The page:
Based on the life of singer-songwriter Elton John, Rocketman is an exuberant musical/biopic which should appeal to dedicated fans and those of us who can appreciate the early genius behind such well-known ballads as Your Song, Tiny Dancer, Daniel and the titular Rocket Man. Directed by Dexter Fletcher (Sunshine On Leith, Eddie the Eagle), the film focuses on John’s early career years (roughly from the late 1960s to the early 1980s) as he comes to terms with his rapid rise to fame, his own sexual orientation and struggle with various substance addictions. Beginning with the singer’s childhood (as he grows up in the Pinner area of London), Rocketman chronicles John’s burgeoning interest in music and entertainment generally as he chooses a path in life which is far from conventional and sometimes fraught with personal peril. Dexter and screenwriter Lee Hall have chosen a jukebox musical approach with respect to some of the more pivotal moments in John’s early life and career and this particular framing device works well. There’s a very effective moment early on when – performing in a local pub – the young singer breaks into a version of his own Saturday Night’s Alright For Fighting in response to an especially boisterous onlooker. At another point in time, 1972’s Tiny Dancer is utilised to express an emotional response by the young singer as his star begins to rise in America. In the central role, Taron Egerton belts out the many signature tunes with no small amount of singing talent and attendant gusto.
The early 1970s were John’s most fertile years as an artist and the creative partnership he formed with Bernie Taupin (Jamie Bell) is documented by the filmmakers as the singer significantly breaks the much-vaunted American market and attains a global status far beyond his dreams. There was a downside to all of this of course and Fletcher and Hall do not shy away from it. The film begins with the adult John attending an addiction counselling session in one of his flamboyant performing costumes. Flashbacks to his childhood and formative years inform us the audience of a somewhat distant mother (Bryce Dallas Howard) and a stern father (Steven Mackinstosh) who served as a flight lieutenant in the Royal Air Force. When the young boy (still known then by his given name Reg) reads fashion magazines, he is scolded by a patriarch who can hardly be described as understanding. At a later juncture, his mother informs him that he will never find true love on account of his inherent homosexuality. The singer’s problems with alcohol and substance addiction appear to exacerbate after he parts company with Dick James and Ray Williams. The film more than suggests that a business and personal relationship with manager John Reid (Richard Madden) did not help matters as John increasingly floundered in the proverbial world of drugs, sex and rock-and-roll. His eventual rehabilitation may not be the best realised aspect of the film in purely dramatic terms, but the musical numbers which accompany it are resonant enough to overcome such shortcomings in an otherwise excellent slice of entertainment.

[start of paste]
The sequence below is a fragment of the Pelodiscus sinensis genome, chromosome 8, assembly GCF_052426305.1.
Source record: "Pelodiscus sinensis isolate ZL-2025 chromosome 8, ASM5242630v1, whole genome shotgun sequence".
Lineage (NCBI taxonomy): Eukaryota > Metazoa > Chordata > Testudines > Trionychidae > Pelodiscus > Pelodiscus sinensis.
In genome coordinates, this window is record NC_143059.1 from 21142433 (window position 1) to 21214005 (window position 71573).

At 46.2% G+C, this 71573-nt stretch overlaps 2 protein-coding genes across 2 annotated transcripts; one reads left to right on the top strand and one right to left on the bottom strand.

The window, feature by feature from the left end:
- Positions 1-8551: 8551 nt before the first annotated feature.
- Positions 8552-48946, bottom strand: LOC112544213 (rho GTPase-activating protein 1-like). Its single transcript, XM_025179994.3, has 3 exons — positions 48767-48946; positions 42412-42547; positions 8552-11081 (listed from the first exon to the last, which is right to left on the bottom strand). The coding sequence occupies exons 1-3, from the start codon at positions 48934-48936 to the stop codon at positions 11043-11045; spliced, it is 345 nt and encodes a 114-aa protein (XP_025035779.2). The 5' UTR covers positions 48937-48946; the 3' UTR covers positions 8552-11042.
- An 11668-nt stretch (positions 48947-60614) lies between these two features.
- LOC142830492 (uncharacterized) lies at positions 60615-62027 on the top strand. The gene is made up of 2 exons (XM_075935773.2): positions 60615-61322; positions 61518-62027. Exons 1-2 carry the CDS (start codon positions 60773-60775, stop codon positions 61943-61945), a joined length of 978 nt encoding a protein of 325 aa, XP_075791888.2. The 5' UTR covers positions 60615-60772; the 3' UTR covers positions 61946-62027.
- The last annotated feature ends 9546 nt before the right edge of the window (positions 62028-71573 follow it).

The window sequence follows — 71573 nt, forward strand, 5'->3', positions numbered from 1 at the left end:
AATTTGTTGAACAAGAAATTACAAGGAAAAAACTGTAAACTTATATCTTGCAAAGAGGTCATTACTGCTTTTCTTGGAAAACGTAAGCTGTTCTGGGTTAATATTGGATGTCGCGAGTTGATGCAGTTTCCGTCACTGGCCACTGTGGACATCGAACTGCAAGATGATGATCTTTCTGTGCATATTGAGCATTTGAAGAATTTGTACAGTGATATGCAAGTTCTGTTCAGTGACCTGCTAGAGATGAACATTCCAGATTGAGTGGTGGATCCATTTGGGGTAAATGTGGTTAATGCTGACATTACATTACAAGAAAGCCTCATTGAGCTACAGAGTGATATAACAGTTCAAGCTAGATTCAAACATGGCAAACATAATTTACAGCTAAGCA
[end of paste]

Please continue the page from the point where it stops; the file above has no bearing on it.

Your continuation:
Fletcher – who effectively saved 2018’s Bohemian Rhapsody (along with editor John Ottman) – is in absolute control of his craft here and he is assisted by some fine performances from his actors. In the principal role as John himself, Taron Egerton seizes his big chance and delivers a performance which has breakout written all over it. The comparisons to Rami Malek’s Oscar-winning turn in the aforementioned Bohemian Rhapsody will be inevitable and Egerton deserves as many kudos for the way in which he inhabits the role from start to finish. His John is every bit the accomplished artist, but the deeply-flawed human being. In contrast to Bohemian Rhapsody is the more direct addressing of his sexual orientation. Equally pointed and without the veneer of circuitous allusion are the insights into addiction and loneliness. There are few punches pulled as an intoxicated John declares his intention to end his own life as he dives into an open-air swimming pool. The vicissitudes of a life lived in the public eye are documented by the filmmakers and Egerton’s fellow actors are – for the most part – equal to the task. Jamie Bell makes for an appropriately winning and generally empathetic Bernie Taupin. Game of Thrones’s Richard Madden is menacingly charming as John Reid. Tate Donovan and Stephen Graham also leave an impression in their respective roles as Doug Weston and Dick James. Mackintosh and Dallas Howard fare fine as the oft-callous parents. The film belongs to Egerton of course and it’s hard to imagine an actor who could have been better in the lead role. Fletcher and Hall also deserve their respective kudos for a musical/biopic which delivers high-octane musical numbers and full-bodied moments of drama. As predicted by one of the characters at an early juncture, John’s life was seemingly destined to be a wild ride and such was the case. Rocketman is a movie which grasps this central premise and gives it cinematic expression to superb and entertaining effect.